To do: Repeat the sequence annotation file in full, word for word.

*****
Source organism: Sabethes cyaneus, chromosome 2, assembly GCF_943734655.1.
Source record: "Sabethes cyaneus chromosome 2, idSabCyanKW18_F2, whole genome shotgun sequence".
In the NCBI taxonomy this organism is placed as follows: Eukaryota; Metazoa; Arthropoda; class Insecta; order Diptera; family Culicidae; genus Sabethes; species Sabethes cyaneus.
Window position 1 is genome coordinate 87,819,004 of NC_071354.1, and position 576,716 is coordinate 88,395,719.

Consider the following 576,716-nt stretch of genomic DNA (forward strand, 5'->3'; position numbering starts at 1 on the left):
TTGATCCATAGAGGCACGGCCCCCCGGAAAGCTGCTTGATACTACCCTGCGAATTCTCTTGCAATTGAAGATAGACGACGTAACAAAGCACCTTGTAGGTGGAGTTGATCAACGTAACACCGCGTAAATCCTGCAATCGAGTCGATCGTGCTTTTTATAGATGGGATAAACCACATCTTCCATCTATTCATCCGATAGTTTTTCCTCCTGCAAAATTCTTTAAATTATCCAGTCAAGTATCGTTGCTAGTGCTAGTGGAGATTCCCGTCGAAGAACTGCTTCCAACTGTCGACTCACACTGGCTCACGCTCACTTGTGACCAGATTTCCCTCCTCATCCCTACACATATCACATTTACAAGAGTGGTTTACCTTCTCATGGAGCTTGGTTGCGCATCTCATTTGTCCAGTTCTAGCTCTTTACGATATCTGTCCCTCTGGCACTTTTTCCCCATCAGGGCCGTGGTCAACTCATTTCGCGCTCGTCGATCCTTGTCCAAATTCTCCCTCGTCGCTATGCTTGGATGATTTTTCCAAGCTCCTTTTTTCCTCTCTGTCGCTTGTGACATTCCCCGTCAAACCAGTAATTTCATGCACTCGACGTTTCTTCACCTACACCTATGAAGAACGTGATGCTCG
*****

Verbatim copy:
Source organism: Sabethes cyaneus, chromosome 2, assembly GCF_943734655.1.
Source record: "Sabethes cyaneus chromosome 2, idSabCyanKW18_F2, whole genome shotgun sequence".
In the NCBI taxonomy this organism is placed as follows: Eukaryota; Metazoa; Arthropoda; class Insecta; order Diptera; family Culicidae; genus Sabethes; species Sabethes cyaneus.
Window position 1 is genome coordinate 87,819,004 of NC_071354.1, and position 576,716 is coordinate 88,395,719.

Consider the following 576,716-nt stretch of genomic DNA (forward strand, 5'->3'; position numbering starts at 1 on the left):
TTGATCCATAGAGGCACGGCCCCCCGGAAAGCTGCTTGATACTACCCTGCGAATTCTCTTGCAATTGAAGATAGACGACGTAACAAAGCACCTTGTAGGTGGAGTTGATCAACGTAACACCGCGTAAATCCTGCAATCGAGTCGATCGTGCTTTTTATAGATGGGATAAACCACATCTTCCATCTATTCATCCGATAGTTTTTCCTCCTGCAAAATTCTTTAAATTATCCAGTCAAGTATCGTTGCTAGTGCTAGTGGAGATTCCCGTCGAAGAACTGCTTCCAACTGTCGACTCACACTGGCTCACGCTCACTTGTGACCAGATTTCCCTCCTCATCCCTACACATATCACATTTACAAGAGTGGTTTACCTTCTCATGGAGCTTGGTTGCGCATCTCATTTGTCCAGTTCTAGCTCTTTACGATATCTGTCCCTCTGGCACTTTTTCCCCATCAGGGCCGTGGTCAACTCATTTCGCGCTCGTCGATCCTTGTCCAAATTCTCCCTCGTCGCTATGCTTGGATGATTTTTCCAAGCTCCTTTTTTCCTCTCTGTCGCTTGTGACATTCCCCGTCAAACCAGTAATTTCATGCACTCGACGTTTCTTCACCTACACCTATGAAGAACGTGATGCTCG